Grievance-based politics is nothing new, nor does America’s political “left” enjoy a monopoly on it. For proof of that latter claim, one need look no further than the case of Nick Sandmann.
Man, I thought the culture wars were bad when I was a kid. It’s cliche to say now that people are more divided along political lines than ever, so I’ll spare you. You know it. And that divide is particularly evident when people try to communicate with each other.
Last year, Florida attorney and philanthropist Hugh Culverhouse, Jr. donated $26.5 million to the University of Alabama. The university, grateful for its largest private contribution ever, reciprocated by naming its law school after him. Hugh and UA, sittin’ in a tree … On June 7, the UA’s board of trustees voted to return his donation (and presumably rename the school). Love-hate relationship, I guess.
The center isn’t always the best place to be, especially in a party primary cycle. Nor, says my most cynical self, is Joe Biden especially well-known for clinging to principle over party. But in this case that’s exactly what he’s doing … and in this case he’s absolutely right.
Imagine a world in which the great majority has no respect for facts or for truth of any sort, where ideological convictions rule almost everyone’s understanding of the world, where truth has become an endangered rhetorical species on the brink of extinction. In such a world, facts would still exist, of course, and true propositions would still stand in stark contradiction of false ones, but hardly anyone would care.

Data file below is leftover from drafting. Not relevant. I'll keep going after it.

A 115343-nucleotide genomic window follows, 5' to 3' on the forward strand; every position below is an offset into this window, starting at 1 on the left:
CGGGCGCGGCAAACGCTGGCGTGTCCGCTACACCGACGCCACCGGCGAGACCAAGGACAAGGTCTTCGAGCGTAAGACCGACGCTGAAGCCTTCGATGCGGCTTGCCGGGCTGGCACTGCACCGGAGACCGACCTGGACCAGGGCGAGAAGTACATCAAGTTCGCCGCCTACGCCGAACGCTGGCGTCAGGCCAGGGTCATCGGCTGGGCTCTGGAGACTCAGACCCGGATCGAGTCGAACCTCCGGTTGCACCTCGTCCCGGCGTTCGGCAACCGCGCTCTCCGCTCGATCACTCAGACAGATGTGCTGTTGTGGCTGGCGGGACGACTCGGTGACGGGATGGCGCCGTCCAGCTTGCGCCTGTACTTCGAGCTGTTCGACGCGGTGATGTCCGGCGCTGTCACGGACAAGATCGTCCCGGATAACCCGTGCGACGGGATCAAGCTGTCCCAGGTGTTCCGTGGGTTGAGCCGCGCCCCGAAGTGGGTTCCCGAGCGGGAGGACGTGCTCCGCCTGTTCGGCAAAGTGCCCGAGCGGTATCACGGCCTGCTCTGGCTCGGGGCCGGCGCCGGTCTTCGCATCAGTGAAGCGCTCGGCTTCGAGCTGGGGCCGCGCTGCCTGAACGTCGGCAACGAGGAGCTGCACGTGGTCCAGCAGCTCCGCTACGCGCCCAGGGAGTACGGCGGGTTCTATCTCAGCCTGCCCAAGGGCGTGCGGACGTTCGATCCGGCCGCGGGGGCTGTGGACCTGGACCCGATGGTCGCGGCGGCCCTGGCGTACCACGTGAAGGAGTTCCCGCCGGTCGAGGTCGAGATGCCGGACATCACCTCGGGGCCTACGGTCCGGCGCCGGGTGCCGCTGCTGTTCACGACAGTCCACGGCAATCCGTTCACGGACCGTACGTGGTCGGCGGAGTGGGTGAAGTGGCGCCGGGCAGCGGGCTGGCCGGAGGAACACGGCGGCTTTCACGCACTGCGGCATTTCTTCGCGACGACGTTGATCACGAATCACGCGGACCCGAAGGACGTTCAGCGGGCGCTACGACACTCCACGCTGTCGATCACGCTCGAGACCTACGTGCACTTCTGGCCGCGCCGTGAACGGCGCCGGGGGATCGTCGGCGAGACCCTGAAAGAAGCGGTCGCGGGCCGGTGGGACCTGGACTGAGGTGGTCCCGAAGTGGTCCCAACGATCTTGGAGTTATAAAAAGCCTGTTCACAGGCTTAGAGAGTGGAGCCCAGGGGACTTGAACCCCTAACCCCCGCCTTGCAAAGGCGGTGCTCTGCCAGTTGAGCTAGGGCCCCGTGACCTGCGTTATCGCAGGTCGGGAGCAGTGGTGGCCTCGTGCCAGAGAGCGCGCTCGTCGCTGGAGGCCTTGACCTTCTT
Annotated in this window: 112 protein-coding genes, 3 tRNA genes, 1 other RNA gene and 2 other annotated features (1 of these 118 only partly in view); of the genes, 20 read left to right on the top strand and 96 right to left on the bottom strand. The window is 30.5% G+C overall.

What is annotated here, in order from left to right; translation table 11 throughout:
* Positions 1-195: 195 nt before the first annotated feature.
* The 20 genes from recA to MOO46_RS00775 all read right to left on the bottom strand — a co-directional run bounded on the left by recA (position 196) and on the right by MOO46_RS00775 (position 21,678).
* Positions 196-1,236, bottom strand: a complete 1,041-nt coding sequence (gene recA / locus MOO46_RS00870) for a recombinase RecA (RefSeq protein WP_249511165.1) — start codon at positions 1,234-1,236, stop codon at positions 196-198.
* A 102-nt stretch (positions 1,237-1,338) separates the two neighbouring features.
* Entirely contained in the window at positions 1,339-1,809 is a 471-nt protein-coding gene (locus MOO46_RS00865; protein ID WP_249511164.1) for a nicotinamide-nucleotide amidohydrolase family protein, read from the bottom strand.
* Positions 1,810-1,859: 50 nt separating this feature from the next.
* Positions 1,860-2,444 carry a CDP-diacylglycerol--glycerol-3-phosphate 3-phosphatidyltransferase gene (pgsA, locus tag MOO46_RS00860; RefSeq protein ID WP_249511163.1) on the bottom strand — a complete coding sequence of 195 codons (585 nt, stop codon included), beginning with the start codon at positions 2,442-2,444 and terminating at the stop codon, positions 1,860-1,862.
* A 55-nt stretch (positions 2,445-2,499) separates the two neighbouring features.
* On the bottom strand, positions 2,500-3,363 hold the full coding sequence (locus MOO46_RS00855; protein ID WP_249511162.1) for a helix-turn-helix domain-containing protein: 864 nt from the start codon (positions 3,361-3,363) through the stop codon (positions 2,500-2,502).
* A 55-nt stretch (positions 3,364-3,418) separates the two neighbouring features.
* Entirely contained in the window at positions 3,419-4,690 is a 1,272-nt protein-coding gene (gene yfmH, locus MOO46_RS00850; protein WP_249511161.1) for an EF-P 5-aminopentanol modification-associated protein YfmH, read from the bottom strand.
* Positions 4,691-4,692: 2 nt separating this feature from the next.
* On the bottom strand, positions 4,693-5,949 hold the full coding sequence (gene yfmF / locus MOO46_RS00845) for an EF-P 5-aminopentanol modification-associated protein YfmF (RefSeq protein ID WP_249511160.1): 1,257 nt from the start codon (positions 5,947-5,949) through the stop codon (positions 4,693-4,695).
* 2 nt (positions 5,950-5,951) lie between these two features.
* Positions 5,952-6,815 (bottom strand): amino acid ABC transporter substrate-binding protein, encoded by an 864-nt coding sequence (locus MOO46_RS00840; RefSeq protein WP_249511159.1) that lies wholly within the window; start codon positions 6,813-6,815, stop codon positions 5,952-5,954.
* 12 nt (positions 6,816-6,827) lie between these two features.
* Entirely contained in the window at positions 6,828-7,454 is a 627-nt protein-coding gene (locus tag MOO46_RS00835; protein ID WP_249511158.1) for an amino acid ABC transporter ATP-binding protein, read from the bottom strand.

The traditional depiction of Lady Justice is a woman wearing a blindfold to demonstrate impartiality. In her right hand she wields a sword (symbolizing swift punishment for the guilty). Her left arm holds aloft a scale to weigh the opposing sides’ cases — publicly, for all to see. Over time, American judges have become increasingly inclined to demand that the public itself wear the blindfold, and that the opposing parties wear gags.
The two incidents may seem at most tenuously connected, but taken together they constitute teachable moments for young political activists — and for those who rush to decry perceived mistreatment of those activists.
As much as I see myself as a woman who radically cares for the health and well-being and rights of women, I just can’t get behind the modern, liberal feminist movement that feels so rampant today, precisely because I don’t see that it carries similar values as I do. It touts that it does, but I see it all as a wolf in sheep’s clothing.
Editor’s Break 129 has Skyler giving his commentary on the following topics: an essay he wrote in October 2018 outlining his personal views on the controversial practice of abortion; what evictionism is and how its a compromise to the abortion debate; and more.
As a man, am I allowed to have a “personal view” on abortion? I think so. I have many women in my life, including a wife and two daughters. Any unexpected or unwanted pregnancy of these women will affect me to some degree. My daughters are probably at the top of that list. When asked, and I would be asked as their father whom they love deeply, I will be a source of counsel and comfort on any decisions regarding this controversial practice.